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Applied Optics

Applied Optics

APPLICATIONS-CENTERED RESEARCH IN OPTICS

  • Vol. 43, Iss. 31 — Nov. 1, 2004
  • pp: 5738–5743

Highest-Accuracy Interferometer Alignment by Retroreflection Scanning

René Schödel and Gerhard Bönsch  »View Author Affiliations


Applied Optics, Vol. 43, Issue 31, pp. 5738-5743 (2004)
http://dx.doi.org/10.1364/AO.43.005738


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Abstract

One important prerequisite for interferometric length measurements of high accuracy is autocollimation adjustment. This guarantees that the direction of the length scale represented by light waves is parallel to the length direction of the object investigated. First we describe the conventional visual autocollimation adjustment method used at Physikalisch-Technische Bundesanstalt since the beginning of interferometric length measurements. Then a new autocollimation method based on scanning the retroreflection from the interferometer is described. Check measurements are performed in order to investigate the quality of the adjustment. As a result of the method applied the uncertainty contribution originating from the cosine error could be reduced drastically for the interferometer used.

© 2004 Optical Society of America

OCIS Codes
(120.0120) Instrumentation, measurement, and metrology : Instrumentation, measurement, and metrology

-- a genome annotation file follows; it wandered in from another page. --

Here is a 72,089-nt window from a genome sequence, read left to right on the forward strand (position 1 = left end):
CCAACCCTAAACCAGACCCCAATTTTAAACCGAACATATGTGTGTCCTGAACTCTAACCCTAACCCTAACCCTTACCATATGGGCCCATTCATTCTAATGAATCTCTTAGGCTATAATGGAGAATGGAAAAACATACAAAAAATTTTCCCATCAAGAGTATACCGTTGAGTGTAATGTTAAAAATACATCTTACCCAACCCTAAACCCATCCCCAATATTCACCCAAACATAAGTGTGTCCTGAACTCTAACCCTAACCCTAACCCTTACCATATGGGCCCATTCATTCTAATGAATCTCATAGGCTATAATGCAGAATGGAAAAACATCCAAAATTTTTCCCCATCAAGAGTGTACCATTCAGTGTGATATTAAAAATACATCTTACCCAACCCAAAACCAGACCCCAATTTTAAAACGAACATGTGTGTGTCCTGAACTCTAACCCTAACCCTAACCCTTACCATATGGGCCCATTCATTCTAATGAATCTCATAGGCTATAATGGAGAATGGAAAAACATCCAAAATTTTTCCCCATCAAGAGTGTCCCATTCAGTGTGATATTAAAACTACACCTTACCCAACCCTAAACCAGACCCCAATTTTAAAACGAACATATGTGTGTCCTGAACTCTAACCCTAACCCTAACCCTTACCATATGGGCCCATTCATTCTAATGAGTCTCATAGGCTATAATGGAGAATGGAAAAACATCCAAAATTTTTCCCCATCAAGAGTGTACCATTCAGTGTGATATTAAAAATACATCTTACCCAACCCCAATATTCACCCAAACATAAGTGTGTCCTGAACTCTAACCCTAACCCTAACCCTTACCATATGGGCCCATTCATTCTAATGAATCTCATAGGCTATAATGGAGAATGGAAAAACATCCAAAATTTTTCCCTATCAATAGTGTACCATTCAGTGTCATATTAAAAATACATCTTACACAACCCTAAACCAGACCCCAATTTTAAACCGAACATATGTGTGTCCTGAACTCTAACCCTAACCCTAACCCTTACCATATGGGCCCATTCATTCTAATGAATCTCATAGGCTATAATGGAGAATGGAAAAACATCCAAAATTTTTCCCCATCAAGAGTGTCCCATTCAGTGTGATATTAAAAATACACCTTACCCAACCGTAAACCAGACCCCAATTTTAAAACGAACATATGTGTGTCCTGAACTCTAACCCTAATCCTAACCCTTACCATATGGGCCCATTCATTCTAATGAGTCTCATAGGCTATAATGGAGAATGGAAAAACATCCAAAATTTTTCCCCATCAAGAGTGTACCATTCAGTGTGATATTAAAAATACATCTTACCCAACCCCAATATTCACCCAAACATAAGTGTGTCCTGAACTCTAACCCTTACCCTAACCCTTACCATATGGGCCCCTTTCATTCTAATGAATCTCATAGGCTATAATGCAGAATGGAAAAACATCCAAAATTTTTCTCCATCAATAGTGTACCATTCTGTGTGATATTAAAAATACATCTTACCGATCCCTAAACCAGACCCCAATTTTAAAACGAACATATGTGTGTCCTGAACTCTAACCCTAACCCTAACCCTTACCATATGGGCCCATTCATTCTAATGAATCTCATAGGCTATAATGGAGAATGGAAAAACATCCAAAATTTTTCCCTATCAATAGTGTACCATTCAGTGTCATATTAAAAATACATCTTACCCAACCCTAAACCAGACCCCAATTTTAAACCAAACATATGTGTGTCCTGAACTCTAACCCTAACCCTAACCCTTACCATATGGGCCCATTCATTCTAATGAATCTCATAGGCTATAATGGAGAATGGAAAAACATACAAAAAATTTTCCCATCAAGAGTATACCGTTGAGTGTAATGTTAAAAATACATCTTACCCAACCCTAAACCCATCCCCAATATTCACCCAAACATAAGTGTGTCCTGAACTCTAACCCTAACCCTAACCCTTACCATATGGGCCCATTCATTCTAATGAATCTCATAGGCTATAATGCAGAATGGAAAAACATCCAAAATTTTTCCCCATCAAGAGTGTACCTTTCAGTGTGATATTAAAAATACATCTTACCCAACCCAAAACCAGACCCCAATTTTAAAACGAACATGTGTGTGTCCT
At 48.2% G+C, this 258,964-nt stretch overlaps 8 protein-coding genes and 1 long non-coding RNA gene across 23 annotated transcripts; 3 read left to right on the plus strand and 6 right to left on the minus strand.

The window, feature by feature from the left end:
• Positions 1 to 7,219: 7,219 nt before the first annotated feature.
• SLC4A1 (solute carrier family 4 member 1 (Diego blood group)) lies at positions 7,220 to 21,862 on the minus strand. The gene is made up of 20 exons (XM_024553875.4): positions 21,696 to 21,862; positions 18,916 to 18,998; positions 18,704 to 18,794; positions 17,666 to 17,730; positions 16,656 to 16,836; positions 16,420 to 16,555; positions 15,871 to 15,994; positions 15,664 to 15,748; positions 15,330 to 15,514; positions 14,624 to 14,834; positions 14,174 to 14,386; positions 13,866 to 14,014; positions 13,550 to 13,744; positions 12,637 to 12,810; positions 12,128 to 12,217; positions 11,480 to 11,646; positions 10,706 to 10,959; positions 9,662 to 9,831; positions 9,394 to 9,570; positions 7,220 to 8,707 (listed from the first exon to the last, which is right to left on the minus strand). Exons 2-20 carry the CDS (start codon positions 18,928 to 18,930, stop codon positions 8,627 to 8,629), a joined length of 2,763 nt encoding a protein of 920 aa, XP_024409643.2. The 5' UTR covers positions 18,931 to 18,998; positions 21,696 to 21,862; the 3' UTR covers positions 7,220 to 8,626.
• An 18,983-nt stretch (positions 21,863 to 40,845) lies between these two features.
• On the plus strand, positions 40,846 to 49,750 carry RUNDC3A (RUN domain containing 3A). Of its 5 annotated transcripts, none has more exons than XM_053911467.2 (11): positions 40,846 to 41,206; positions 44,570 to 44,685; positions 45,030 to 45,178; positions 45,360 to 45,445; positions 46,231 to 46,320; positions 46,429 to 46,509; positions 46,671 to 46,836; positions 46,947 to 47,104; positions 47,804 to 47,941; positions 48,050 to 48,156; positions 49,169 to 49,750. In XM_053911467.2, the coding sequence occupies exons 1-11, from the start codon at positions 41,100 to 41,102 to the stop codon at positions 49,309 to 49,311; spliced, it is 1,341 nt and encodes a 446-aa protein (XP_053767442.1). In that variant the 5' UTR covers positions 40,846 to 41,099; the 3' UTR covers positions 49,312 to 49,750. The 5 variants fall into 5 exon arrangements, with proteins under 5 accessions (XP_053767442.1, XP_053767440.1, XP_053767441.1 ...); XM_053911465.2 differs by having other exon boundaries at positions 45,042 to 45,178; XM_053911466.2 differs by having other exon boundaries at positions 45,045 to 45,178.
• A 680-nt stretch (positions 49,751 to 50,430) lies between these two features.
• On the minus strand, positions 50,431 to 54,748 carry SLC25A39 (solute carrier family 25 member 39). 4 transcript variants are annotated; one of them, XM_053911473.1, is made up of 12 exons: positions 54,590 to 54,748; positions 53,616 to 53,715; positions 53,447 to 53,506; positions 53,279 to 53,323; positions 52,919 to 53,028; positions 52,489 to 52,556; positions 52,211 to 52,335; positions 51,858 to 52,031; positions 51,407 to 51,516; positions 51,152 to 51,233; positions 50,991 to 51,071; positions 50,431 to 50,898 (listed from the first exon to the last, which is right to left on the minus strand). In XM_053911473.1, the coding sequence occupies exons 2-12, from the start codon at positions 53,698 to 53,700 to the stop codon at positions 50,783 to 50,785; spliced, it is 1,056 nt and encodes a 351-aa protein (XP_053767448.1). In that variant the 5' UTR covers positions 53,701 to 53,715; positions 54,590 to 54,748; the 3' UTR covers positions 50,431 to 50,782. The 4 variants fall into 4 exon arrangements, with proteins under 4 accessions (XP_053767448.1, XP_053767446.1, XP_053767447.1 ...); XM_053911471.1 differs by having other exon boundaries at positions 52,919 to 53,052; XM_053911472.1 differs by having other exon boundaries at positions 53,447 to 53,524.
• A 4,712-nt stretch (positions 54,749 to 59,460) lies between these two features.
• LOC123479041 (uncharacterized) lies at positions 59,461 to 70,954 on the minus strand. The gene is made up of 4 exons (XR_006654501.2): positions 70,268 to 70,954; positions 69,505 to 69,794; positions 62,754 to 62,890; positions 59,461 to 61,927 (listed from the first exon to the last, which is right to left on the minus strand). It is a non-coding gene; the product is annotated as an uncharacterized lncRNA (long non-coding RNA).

(120.3180) Instrumentation, measurement, and metrology : Interferometry
(120.3940) Instrumentation, measurement, and metrology : Metrology
(120.5050) Instrumentation, measurement, and metrology : Phase measurement

Citation
René Schödel and Gerhard Bönsch, "Highest-Accuracy Interferometer Alignment by Retroreflection Scanning," Appl. Opt. 43, 5738-5743 (2004)
http://www.opticsinfobase.org/ao/abstract.cfm?URI=ao-43-31-5738


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References

  1. J. E. Decker, R. Schödel, and G. Bönsch, “Considerations for evaluation of measurement uncertainty in interferometric gauge block calibration applying methods of phase step interferometry,” Metrologia 41, L11–L17 (2004).
  2. R. Schödel and J. E. Decker, “Methods to recognize the sample position for most precise interferometric length measurements,” in Interferometry XII: Techniques and Analysis, W. Osten and E. Novak, eds., Proc. SPIE 5532, 237–247 (2004).
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  8. G. Bönsch, “Simultaneous wavelength comparison of iodine stabilized lasers at 515 nm, 633 nm, and 640 nm,” IEEE Trans. Instrum. Meas. IM-34, 248–251 (1985).
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